I rarely save the works of art that my children produce. For one, there are so many, and for another, while some of them are hilarious, they are no masterpieces (yet! – I read somewhere that good parents don’t say things like this and always leave the doors open for whatever the future might bring. If the future springs the brilliant artist, I don’t want to be the lousy mother thwarting the Sotheby’s auction, do I?) So, I have no way of comparing the drawings of the six year old daughter to see what hidden psychological messages were in there. According to this news article, deciphering a six year old’s drawings can give us remarkable insight into their minds.
I tried analyzing the work of the 3 year old son, and I could make out nothing. He asked me to guess what the picture he was holding up was, and I told him it looked like a very shiny pig or a jellyfish. He cackled loudly and said that he tried to make a pink christmas tree. I don’t mind tapping Freud from his grave and asking him to interpret that, but I am pretty sure, he’d choose to remain dead.
Anyway, this brought an interesting question to mind. What if I interpreted my own drawings? I had in a recent drawing placed a house on a dog’s tail (which was kindly brought to my attention by a reader later on)
What would that mean in the light of the latest letter to Santa? The daughter had asked for a dog. She very well knows there is no Santa for the past few years at least, but just plays along to see what she can get.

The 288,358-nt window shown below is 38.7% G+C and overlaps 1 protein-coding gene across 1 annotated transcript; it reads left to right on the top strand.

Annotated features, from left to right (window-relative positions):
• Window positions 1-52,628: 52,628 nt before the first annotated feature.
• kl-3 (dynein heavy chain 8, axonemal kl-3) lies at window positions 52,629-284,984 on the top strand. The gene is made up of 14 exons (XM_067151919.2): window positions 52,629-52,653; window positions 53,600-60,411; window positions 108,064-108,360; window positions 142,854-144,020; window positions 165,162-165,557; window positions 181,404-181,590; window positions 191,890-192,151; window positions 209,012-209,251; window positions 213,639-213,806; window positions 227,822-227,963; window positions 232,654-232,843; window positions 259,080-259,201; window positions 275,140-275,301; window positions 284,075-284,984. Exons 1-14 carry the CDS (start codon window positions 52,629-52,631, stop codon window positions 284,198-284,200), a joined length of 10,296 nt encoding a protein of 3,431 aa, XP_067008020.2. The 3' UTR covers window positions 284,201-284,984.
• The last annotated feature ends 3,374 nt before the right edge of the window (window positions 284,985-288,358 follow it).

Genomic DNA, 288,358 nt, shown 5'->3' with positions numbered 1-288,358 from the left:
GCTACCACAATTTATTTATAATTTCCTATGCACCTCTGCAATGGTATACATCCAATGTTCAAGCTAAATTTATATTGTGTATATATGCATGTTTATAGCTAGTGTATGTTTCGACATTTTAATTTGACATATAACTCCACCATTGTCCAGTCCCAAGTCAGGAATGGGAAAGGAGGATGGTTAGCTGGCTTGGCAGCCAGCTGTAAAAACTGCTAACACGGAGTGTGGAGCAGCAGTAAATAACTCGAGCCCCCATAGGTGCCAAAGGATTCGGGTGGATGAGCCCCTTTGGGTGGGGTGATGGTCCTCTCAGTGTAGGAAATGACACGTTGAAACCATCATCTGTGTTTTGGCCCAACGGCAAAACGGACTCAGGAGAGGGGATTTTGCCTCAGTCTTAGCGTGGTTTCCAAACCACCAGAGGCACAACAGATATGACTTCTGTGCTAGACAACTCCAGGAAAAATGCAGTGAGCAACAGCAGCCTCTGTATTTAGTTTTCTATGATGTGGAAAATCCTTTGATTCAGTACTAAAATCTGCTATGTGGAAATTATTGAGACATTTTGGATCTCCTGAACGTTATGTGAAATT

Regular readers of the blog know that the request for a dog in the household rears its head every now and then. It is usually silenced by me (a trifle vehemently at times) or in a more wishy-washy sort of manner by the husband, who then looks sorry when confronted by me on what he meant by saying, “Maybe we will think about one in a few month’s time.”
“How many months?” asks the daughter expectantly
“What do you mean by months?” I say pushing a couple of daggers out of my eye sockets, and the husband scurries for safety.
Hitherto while asking for a dog, she had relied on techniques such as “You don’t have to do anything. We will look after the dog.”(By saying ‘we’, she includes the toddler brother who stands around nodding enthusiastically without having the least idea as to what it takes to have a dog in the household. The few occasions he has been in the presence of one has been spent like a monkey on a tree with a lion prowling down below) The matter gained traction again a few months ago and I wondered where the renewed vigor was coming from. Now, I was getting the old oil, “Oh! Don’t you miss not having someone to cuddle up with, now that we are all grown-up? Hey! You know what might help? A dog!”